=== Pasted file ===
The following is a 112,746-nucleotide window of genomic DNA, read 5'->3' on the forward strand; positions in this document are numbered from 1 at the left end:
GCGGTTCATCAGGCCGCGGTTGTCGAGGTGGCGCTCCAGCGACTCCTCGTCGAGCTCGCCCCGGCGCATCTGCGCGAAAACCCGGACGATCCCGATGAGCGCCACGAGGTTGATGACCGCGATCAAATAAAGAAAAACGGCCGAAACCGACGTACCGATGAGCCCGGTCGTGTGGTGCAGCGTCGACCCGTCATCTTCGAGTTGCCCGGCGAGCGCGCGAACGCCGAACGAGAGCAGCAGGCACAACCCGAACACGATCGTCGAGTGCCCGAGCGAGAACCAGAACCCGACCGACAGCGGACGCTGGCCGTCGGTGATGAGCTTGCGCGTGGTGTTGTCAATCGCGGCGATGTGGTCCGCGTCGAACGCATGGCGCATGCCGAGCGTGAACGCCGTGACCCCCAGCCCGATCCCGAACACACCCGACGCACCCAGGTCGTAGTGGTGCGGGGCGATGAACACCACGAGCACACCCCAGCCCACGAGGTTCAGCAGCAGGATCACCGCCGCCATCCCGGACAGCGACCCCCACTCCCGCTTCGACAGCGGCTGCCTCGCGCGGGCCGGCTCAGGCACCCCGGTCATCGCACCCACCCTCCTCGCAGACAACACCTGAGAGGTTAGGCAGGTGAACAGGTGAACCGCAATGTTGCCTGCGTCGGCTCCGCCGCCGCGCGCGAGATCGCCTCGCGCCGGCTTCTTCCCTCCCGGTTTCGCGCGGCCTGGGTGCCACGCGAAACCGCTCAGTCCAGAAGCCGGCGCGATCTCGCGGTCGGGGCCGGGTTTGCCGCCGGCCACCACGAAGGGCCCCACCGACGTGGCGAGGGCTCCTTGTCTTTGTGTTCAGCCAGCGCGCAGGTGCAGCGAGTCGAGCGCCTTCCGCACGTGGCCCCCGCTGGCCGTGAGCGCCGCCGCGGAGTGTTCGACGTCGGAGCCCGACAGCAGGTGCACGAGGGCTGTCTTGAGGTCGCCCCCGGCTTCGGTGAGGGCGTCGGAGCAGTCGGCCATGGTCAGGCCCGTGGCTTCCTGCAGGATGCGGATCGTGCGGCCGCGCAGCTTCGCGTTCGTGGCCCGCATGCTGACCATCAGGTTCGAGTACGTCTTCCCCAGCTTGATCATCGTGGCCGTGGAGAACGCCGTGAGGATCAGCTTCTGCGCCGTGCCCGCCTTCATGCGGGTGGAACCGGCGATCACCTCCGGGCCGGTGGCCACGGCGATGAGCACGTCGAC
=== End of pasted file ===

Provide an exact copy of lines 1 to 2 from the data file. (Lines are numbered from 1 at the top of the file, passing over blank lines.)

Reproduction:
The following is a 112,746-nucleotide window of genomic DNA, read 5'->3' on the forward strand; positions in this document are numbered from 1 at the left end:
GCGGTTCATCAGGCCGCGGTTGTCGAGGTGGCGCTCCAGCGACTCCTCGTCGAGCTCGCCCCGGCGCATCTGCGCGAAAACCCGGACGATCCCGATGAGCGCCACGAGGTTGATGACCGCGATCAAATAAAGAAAAACGGCCGAAACCGACGTACCGATGAGCCCGGTCGTGTGGTGCAGCGTCGACCCGTCATCTTCGAGTTGCCCGGCGAGCGCGCGAACGCCGAACGAGAGCAGCAGGCACAACCCGAACACGATCGTCGAGTGCCCGAGCGAGAACCAGAACCCGACCGACAGCGGACGCTGGCCGTCGGTGATGAGCTTGCGCGTGGTGTTGTCAATCGCGGCGATGTGGTCCGCGTCGAACGCATGGCGCATGCCGAGCGTGAACGCCGTGACCCCCAGCCCGATCCCGAACACACCCGACGCACCCAGGTCGTAGTGGTGCGGGGCGATGAACACCACGAGCACACCCCAGCCCACGAGGTTCAGCAGCAGGATCACCGCCGCCATCCCGGACAGCGACCCCCACTCCCGCTTCGACAGCGGCTGCCTCGCGCGGGCCGGCTCAGGCACCCCGGTCATCGCACCCACCCTCCTCGCAGACAACACCTGAGAGGTTAGGCAGGTGAACAGGTGAACCGCAATGTTGCCTGCGTCGGCTCCGCCGCCGCGCGCGAGATCGCCTCGCGCCGGCTTCTTCCCTCCCGGTTTCGCGCGGCCTGGGTGCCACGCGAAACCGCTCAGTCCAGAAGCCGGCGCGATCTCGCGGTCGGGGCCGGGTTTGCCGCCGGCCACCACGAAGGGCCCCACCGACGTGGCGAGGGCTCCTTGTCTTTGTGTTCAGCCAGCGCGCAGGTGCAGCGAGTCGAGCGCCTTCCGCACGTGGCCCCCGCTGGCCGTGAGCGCCGCCGCGGAGTGTTCGACGTCGGAGCCCGACAGCAGGTGCACGAGGGCTGTCTTGAGGTCGCCCCCGGCTTCGGTGAGGGCGTCGGAGCAGTCGGCCATGGTCAGGCCCGTGGCTTCCTGCAGGATGCGGATCGTGCGGCCGCGCAGCTTCGCGTTCGTGGCCCGCATGCTGACCATCAGGTTCGAGTACGTCTTCCCCAGCTTGATCATCGTGGCCGTGGAGAACGCCGTGAGGATCAGCTTCTGCGCCGTGCCCGCCTTCATGCGGGTGGAACCGGCGATCACCTCCGGGCCGGTGGCCACGGCGATGAGCACGTCGAC